Prince Harry’s explosive memoir about the royal family will only ‘further damage’ his relationship with his brother and father, an expert has claimed.

The Duke of Sussex, 36, has been secretly working on a book for nearly a year which he has since sold to Penguin Random House.

It will tell the story from his childhood growing up in palaces, to his time in Afghanistan and his decision to leave the royal family in 2020. Sources close to Prince Charles said Harry’s father was ‘surprised’ at the news and that the royals had not been warned that a book was in the offing until the news broke tonight.

Speaking to FEMAIL, royal expert Robert Jobson said the book will only ‘lead to conflict’ and will be ‘hugely damaging to the House of Windsor and Monarchy as an institution.

The author, who wrote bestseller ‘Prince Philip’s Century’, added that Harry is already ‘rich and famous’ and the book serves no purpose but to ’cause damage’.

‘As night follows day, this was always going to happen,’ he told FEMAIL.

‘It will become an international bestseller, but at what cost to the monarchy? There will be nowhere to hide’.

He also compared Harry to his great-grandfather’s brother Edward, who abdicated so he could marry American divorcee Wallis Simpson.

‘It is not the first time an ‘exiled’ senior royal has written a memoir, the former King Edward VIII wrote one.

‘His book ‘A King’s Story: The Memoirs of HRH the Duke of Windsor, KG’ was published to a media storm in the 50s. It caused a sensation.

‘But this is bound to cause mayhem amongst the House of Windsor.

‘If Harry, which seems inevitable, goes into detail about mental health issues involving his wife and alleged racism at the heart of the royal family, it will be hugely damaging to the House of Windsor and the Monarchy as an institution.

‘Harry is already hugely rich and famous so apart from damaging his family – which a book like this will inevitably do, I am not sure what he is trying to achieve. Whatever he says will lead to conflict.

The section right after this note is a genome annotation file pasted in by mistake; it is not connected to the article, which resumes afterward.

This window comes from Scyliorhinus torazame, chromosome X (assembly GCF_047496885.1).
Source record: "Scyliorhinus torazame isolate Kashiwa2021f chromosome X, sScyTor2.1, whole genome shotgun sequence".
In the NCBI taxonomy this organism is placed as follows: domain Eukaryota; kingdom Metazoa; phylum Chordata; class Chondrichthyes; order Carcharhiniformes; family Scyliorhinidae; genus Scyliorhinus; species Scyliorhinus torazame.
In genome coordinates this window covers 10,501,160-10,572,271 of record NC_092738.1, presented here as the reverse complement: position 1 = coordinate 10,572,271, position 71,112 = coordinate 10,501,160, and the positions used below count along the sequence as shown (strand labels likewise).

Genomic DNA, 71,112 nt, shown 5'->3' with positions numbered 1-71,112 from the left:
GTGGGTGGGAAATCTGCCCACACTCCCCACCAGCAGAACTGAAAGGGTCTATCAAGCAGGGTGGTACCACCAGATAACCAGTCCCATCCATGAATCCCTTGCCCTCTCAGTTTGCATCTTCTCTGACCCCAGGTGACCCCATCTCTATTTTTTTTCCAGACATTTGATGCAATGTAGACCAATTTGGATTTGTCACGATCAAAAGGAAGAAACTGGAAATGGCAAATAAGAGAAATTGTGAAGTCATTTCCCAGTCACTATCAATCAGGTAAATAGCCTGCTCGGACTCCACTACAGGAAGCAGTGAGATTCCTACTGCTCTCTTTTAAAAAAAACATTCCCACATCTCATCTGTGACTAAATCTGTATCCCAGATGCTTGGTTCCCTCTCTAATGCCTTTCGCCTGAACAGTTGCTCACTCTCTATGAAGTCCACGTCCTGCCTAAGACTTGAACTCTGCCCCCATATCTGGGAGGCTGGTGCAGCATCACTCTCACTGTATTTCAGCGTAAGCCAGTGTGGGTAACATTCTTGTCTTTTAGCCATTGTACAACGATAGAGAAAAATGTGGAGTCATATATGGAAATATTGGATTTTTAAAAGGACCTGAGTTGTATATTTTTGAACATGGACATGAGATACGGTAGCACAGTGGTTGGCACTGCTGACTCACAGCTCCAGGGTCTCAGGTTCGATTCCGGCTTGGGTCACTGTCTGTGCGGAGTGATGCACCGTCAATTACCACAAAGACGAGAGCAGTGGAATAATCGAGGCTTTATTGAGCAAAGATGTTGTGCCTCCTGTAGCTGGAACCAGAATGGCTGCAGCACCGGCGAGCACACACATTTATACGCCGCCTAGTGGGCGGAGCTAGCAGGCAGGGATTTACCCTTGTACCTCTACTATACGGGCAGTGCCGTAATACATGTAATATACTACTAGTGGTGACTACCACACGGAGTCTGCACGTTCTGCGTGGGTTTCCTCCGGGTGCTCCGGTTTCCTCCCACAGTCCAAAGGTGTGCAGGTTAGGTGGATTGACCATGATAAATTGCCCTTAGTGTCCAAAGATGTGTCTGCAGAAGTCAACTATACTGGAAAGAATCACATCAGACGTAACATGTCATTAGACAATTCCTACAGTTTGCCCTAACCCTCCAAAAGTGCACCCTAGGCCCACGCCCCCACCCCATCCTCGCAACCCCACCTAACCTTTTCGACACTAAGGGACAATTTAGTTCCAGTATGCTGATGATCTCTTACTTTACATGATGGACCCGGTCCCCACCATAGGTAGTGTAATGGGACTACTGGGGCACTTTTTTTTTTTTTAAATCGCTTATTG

‘No wonder there is a rift between the royal brothers and problems with his father.

‘How can any bridges be built when he is doing this? ‘.

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‘It’s very difficult when you’re dealing with the Sussexes, that you don’t know what’s coming next. It might not be published until 2022. 

‘It’s so far in the future, it’s a potential lever if they want something from the royal family.  

‘He’s exorcising his demons, and he doesn’t see it as disruptive at all. He sees it as becoming a new person – escaping being trapped like Charles and William.

‘But he’s still sixth-in-line to the throne, a significant royal even if he’s not a working royal. He wants an audience to understand how he can become a new him, and we don’t know that will be yet.

‘Will it be his truth or the truth? And will they be the same or different?

‘A lot of his Oprah interview didn’t pass a fact check, and it’s difficult for the outside world to tell what is true, which is a big concern.

‘They still see themselves as victims, my hope is that it’s constructive and won’t lead to further revelations that will damage his family. It appears it was written before the rift was healed – so it could be extraordinary.

‘He’s saying the book is written from the the perspective of ‘the man he’s become’, and this is certainly what he feels at the moment.

‘It’s hard to see exactly what Harry and Meghan want and we might not know until we see what in the memoir is going to include and what might embarrass his father and what’s going to be about their time as working royals.

‘He has talked a lot about healing, but what do the Sussexes want for the royal family?’    

The book deal is likely to only increase the tensions between the Duke of Sussex and the rest of The Firm as the Royal Family brace for further painful revelations.

Prince Harry has been separated from brother William, 39, by a rift that began in March 2019 when the Duke of Cambridge reportedly threw Harry and wife Meghan Markle out of Kensington Palace over the alleged bullying of staff – with the Sussexes breaking up their joint foundation. 

The gulf was exacerbated when the couple, who stepped down from royal duties in early 2020, moved away from the UK to start a new life after citing the desire for a more private life.

But just four months ago Harry and Meghan, 39, made worldwide news during their explosive two-hour interview with Oprah Winfrey near the couple’s home in Montecito, California, which was viewed by more than 17 million people in the US and over 11 million in Britain.

Meghan spoke of feeling lonely and nearly suicidal at six months pregnant before the couple left England and Harry acknowledged tension with his father, Prince Charles, over his decision to step back from his royal duties and his marriage to the biracial American actor. 

‘There is a lot to work through there,’ Harry said about his relationship with his father, who was divorced from Diana, Princess of Wales, at the time of her fatal car accident in 1997. 

‘I feel really let down. He’s been through something similar. He knows what pain feels like. And Archie (Harry and Meghan’s son) is his grandson. I will always love him, but there is a lot of hurt that has happened.’